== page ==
For your convenience, my most common client questions are answered right here.

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Q: Do you charge hourly or a flat fee?

A: It depends.  Bankruptcies, Estate Planning and business formation are usually a flat fee (there are some exceptions), Probates and guardianships are usually billed at an hourly rate. If I think I would be a $1,000 solution to a $500 problem, I will tell you up front not to hire me.

Q: What about pro bono?  That means free, right?

A: I provide pro bono services in certain limited circumstances, such as volunteering time through community legal services. “But I really need a lawyer!” is not a convincing reason for me to represent you for free, any more than “I really need the money!” is a convincing reason for a bank loan.  I work with clients who appreciate the Abraham Lincoln quote: “A lawyer’s time and advice are his stock in trade.”

Q: What is Probate?

A: Probate is an old fashioned term meaning “testing or proving of the Will.”  In a nutshell, it means the court process that allows the court to verify the Will is valid, that the person named as Personal Representative (a.k.a. executor) is willing and able, that certain notice requirements are met, and that the estate is properly valued and distributed in the proper order.  It involves filing lots of properly-filled-out papers with the court over a period of time (typically a minimum of 4-6 months, though some last for years).

Q: What kind of bankruptcy do I need?  Is it right for me?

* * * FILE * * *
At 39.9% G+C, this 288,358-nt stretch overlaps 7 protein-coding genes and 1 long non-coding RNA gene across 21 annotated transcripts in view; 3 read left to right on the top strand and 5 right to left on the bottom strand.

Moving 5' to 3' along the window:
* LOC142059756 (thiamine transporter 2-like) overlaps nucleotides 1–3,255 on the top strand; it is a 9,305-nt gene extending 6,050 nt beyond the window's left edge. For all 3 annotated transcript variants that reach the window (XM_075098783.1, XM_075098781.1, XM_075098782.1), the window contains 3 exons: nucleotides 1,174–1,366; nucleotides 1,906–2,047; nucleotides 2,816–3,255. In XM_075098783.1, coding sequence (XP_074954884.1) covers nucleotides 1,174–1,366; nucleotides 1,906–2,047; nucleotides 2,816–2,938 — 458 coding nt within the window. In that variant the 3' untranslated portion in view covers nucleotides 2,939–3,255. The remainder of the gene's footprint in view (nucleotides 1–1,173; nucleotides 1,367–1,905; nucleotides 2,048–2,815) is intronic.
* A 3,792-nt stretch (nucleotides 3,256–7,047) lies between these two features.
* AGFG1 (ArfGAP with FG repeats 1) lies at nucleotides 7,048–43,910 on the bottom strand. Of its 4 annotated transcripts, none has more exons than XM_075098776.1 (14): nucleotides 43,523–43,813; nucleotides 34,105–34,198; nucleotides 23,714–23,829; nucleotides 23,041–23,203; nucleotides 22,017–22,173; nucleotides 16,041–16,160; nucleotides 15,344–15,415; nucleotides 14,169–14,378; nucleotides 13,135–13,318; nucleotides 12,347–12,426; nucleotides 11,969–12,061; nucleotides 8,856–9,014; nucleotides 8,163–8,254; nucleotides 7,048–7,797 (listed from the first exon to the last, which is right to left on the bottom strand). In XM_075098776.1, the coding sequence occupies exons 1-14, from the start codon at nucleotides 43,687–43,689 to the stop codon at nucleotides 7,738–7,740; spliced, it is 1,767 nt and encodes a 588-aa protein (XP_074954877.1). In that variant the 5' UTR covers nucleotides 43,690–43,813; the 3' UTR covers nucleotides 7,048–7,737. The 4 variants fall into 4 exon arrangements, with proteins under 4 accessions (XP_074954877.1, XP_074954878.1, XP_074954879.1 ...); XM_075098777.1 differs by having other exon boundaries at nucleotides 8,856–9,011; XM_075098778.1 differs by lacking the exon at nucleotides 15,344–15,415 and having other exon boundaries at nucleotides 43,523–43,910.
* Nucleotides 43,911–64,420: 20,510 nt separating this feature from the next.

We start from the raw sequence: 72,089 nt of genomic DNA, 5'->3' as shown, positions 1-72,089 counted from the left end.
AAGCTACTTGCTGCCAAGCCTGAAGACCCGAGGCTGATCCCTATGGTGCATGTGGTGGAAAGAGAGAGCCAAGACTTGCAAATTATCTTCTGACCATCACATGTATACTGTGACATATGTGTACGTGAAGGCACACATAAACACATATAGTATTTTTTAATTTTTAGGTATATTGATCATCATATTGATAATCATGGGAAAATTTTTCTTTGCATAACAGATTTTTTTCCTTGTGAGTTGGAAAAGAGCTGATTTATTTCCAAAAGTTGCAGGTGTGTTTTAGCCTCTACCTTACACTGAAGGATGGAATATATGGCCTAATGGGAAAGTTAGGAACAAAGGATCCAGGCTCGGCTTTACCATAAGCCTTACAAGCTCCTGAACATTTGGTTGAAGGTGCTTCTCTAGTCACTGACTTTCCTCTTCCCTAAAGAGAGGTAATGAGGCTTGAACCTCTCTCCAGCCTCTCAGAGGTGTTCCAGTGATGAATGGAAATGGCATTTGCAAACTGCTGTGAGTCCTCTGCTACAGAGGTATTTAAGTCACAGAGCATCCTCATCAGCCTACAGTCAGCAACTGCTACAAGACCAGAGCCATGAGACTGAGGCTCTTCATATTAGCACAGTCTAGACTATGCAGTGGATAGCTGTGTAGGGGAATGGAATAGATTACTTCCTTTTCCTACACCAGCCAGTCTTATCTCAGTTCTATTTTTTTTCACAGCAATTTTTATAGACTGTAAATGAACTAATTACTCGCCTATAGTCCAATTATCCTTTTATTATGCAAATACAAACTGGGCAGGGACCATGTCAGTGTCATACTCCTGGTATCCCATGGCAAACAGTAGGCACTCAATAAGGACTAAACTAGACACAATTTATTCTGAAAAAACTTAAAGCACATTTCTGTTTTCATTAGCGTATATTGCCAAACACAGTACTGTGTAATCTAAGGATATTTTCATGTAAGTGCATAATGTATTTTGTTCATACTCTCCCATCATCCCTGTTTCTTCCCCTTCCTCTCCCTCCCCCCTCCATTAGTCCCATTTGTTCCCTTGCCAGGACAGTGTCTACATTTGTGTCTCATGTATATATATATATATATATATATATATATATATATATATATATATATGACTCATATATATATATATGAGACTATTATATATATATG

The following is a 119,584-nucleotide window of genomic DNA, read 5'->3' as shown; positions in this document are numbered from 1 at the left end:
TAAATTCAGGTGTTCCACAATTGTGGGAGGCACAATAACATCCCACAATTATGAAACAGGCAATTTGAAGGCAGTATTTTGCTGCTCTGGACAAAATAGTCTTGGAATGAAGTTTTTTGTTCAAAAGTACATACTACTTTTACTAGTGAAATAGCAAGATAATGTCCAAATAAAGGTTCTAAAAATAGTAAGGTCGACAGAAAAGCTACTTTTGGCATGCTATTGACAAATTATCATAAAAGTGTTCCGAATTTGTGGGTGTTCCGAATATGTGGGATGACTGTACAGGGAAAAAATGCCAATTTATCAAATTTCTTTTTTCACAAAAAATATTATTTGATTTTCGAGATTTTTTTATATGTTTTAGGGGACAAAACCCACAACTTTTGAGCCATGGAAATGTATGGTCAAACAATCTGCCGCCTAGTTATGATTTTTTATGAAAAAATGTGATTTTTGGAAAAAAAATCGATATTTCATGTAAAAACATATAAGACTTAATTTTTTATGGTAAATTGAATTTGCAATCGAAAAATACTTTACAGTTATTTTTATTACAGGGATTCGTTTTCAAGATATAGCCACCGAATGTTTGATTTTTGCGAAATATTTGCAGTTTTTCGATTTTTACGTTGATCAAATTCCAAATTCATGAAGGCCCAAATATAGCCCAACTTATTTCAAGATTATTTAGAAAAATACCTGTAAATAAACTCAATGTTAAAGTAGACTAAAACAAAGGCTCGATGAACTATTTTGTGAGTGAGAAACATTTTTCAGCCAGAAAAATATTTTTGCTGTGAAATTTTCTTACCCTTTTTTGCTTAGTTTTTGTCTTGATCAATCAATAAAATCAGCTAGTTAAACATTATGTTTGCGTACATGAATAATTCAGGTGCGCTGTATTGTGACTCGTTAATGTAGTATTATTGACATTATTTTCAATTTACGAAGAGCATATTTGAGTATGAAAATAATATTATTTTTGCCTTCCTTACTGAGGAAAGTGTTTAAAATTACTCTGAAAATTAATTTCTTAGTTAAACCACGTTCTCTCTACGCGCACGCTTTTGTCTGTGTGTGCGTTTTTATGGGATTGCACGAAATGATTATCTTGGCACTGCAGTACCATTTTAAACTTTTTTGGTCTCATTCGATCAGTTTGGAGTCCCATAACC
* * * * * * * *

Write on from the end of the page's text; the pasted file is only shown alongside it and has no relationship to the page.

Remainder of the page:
A: What kind of bankruptcy you need depends on your situation: high income or significant non-exempt assets may prevent you from filing a chapter 7, which is the quickest and least expensive type of bankruptcy.  And to be honest, I have talked several clients out of hiring me to file a bankruptcy, for a number of reasons.  Sometimes they are mostly “judgment-proof” so creditors cannot recover anything anyway.  Sometimes the debts they have incurred are non-dischargeable, like student loans, recent taxes, or criminal fines, and bankruptcy will not do them any good.  Sometimes they have a significant, non-exempt asset (like a long haul truck driver’s commercial vehicle) that is worth much more than the exemption allowed by law, and bankruptcy would cause them to lose that asset.

Q:  Is there a minimum amount you have to owe before you can file bankruptcy?

A: No.  You can file bankruptcy to discharge a dollar’s worth of debt, but it doesn’t make sense to do that.  But if you owe more than what it would cost to file a bankruptcy, then maybe it makes sense.  We can discuss the pluses and minuses before making any decisions.

Q: Do you charge for consults?

A: No for Bankruptcy consults, yes for other consults.  Frequently I can resolve your non-bankruptcy problem or advise you which direction to go during the one hour consult, so I think that’s fair.